Considering the over trillion-dollar student debt-load carried by millions of graduates in the U.S., it’s not exactly a surprise that many are exploring options for what their repayment journey will look like. For those looking for a lower monthly payment, a common option is income-driven student loan repayment.
For some students, an income-driven repayment plan, could be the best available choice. For example, this may be the correct course of action for those planning on having their loans forgiven through the Public Service Loan Forgiveness program.
Other times, this might not be the best or most affordable option over the long run, even for those looking for a lower overall monthly payment. That’s because lowering your payments often means extending your repayment timeline, which could mean paying more interest over the life of the loan.
It can be hard to do an apples-to-apples comparison of the two common options (a student loan income-driven repayment plan via the federal government and a student loan refinance from a private lender). That’s simply because what a borrower might pay on an income-driven repayment plan varies from person to person. However, it is still possible to make an informed decision about which makes more sense for your financial and personal situation and money goals.
The first step is gaining a thorough understanding of both common options. Then, you can make an informed decision about which is a better fit to your life and goals. Below, we’ll look at some pros and cons of both.
Income-Driven Student Loan Repayment
To understand income-driven repayment plans, it helps to first wrap your head around a standard repayment plan. Most people who take out a federal student loan or loans are opted into a repayment plan parsed out over 10 years. But standard repayment might not be the best option for everybody, because those carrying high debt balances may have a sky-high monthly payment.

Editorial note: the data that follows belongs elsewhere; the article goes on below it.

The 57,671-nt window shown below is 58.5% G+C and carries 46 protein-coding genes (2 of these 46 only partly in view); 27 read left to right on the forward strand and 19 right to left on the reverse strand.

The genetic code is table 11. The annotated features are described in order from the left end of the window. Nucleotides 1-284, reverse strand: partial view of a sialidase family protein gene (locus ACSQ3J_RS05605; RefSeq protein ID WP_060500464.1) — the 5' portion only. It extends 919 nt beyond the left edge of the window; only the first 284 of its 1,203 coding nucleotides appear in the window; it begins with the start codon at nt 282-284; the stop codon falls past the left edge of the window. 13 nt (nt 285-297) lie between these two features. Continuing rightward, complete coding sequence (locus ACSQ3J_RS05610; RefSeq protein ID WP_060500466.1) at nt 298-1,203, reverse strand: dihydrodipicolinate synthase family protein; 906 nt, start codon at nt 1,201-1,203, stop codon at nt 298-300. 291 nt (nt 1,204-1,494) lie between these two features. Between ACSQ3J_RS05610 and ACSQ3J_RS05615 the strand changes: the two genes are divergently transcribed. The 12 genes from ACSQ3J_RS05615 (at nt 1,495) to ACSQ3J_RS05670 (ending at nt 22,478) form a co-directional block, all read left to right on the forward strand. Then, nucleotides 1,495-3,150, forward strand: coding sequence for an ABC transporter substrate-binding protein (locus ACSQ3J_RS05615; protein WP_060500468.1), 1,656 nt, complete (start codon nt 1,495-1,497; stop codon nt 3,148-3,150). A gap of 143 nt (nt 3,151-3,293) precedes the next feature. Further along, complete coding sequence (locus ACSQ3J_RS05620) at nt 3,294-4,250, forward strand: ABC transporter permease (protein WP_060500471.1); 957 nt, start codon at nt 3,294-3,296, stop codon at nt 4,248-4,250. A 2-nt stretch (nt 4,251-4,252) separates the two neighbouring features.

The federal government also offers four income-driven repayment (IDR) plans, which are need-based options where monthly payments correspond to your income. Depending on your income, and by stretching these payments out over as many as 20 or 25 years, monthly payments could be quite minimal compared to the standard 10-year repayment plan.
You may have already caught onto this, but a student loan income-driven repayment plan is only offered on federal student loans. Federal loans typically offer more flexibility in repayment than private loans, which are procured from a bank, credit union, or other lender.
If you are looking for some respite from your monthly payments on private loans, you’ll have to speak with each lender to see whether they can work with you. (That, or you can consider refinancing, which we’ll discuss below.)
While choosing one of these plans may help to lower monthly payments, they generally will not lessen how much you pay over time. Spreading your loan out over 20 or 25 years could actually increase how much you pay in interest.
Why does this happen? Because with a low monthly payment, the borrower might not be chipping away at much of the loan’s principal, on top of which interest payments are calculated. Even worse, if payments are too low they might not even cover the entire interest charge for the month, which means that interest is added to the balance of the loan (is capitalized).
Because your monthly payment amount is contingent on your income, your income and corresponding payments will be reassessed each year. This means that your monthly payments will likely fluctuate over time.
Loans on an income-driven repayment plans are often forgiven at the end of the 20 or 25-year repayment period. But, under the income-driven repayment plans, any amount that is forgiven will be taxed as ordinary income in the year that the loan is forgiven. For many graduates, this is a harsh realization in the year that the loans are forgiven, especially if the loan has grown in size over time due to capitalized interest.